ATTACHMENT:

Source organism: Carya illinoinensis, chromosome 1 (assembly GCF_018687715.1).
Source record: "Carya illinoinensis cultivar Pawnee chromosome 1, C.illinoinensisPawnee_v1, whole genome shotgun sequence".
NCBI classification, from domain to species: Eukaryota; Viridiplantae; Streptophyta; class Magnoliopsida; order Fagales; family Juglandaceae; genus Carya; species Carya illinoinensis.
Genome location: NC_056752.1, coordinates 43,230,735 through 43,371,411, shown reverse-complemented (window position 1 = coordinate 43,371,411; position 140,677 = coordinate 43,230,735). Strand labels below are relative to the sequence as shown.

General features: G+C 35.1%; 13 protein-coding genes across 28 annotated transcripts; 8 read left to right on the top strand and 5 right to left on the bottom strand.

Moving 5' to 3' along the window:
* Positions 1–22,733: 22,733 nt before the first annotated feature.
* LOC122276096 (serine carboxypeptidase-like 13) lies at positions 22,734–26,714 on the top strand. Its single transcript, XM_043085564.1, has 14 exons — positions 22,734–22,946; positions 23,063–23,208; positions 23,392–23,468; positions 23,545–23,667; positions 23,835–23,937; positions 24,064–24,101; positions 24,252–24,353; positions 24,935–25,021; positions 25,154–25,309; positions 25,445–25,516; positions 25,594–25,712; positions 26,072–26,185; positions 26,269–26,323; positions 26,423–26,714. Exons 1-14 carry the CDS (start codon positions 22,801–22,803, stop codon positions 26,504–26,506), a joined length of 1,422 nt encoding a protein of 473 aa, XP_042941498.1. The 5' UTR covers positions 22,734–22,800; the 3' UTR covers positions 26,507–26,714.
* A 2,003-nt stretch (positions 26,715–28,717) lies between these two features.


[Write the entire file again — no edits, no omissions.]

Source organism: Carya illinoinensis, chromosome 1 (assembly GCF_018687715.1).
Source record: "Carya illinoinensis cultivar Pawnee chromosome 1, C.illinoinensisPawnee_v1, whole genome shotgun sequence".
NCBI classification, from domain to species: Eukaryota; Viridiplantae; Streptophyta; class Magnoliopsida; order Fagales; family Juglandaceae; genus Carya; species Carya illinoinensis.
Genome location: NC_056752.1, coordinates 43,230,735 through 43,371,411, shown reverse-complemented (window position 1 = coordinate 43,371,411; position 140,677 = coordinate 43,230,735). Strand labels below are relative to the sequence as shown.

General features: G+C 35.1%; 13 protein-coding genes across 28 annotated transcripts; 8 read left to right on the top strand and 5 right to left on the bottom strand.

Moving 5' to 3' along the window:
* Positions 1–22,733: 22,733 nt before the first annotated feature.
* LOC122276096 (serine carboxypeptidase-like 13) lies at positions 22,734–26,714 on the top strand. Its single transcript, XM_043085564.1, has 14 exons — positions 22,734–22,946; positions 23,063–23,208; positions 23,392–23,468; positions 23,545–23,667; positions 23,835–23,937; positions 24,064–24,101; positions 24,252–24,353; positions 24,935–25,021; positions 25,154–25,309; positions 25,445–25,516; positions 25,594–25,712; positions 26,072–26,185; positions 26,269–26,323; positions 26,423–26,714. Exons 1-14 carry the CDS (start codon positions 22,801–22,803, stop codon positions 26,504–26,506), a joined length of 1,422 nt encoding a protein of 473 aa, XP_042941498.1. The 5' UTR covers positions 22,734–22,800; the 3' UTR covers positions 26,507–26,714.
* A 2,003-nt stretch (positions 26,715–28,717) lies between these two features.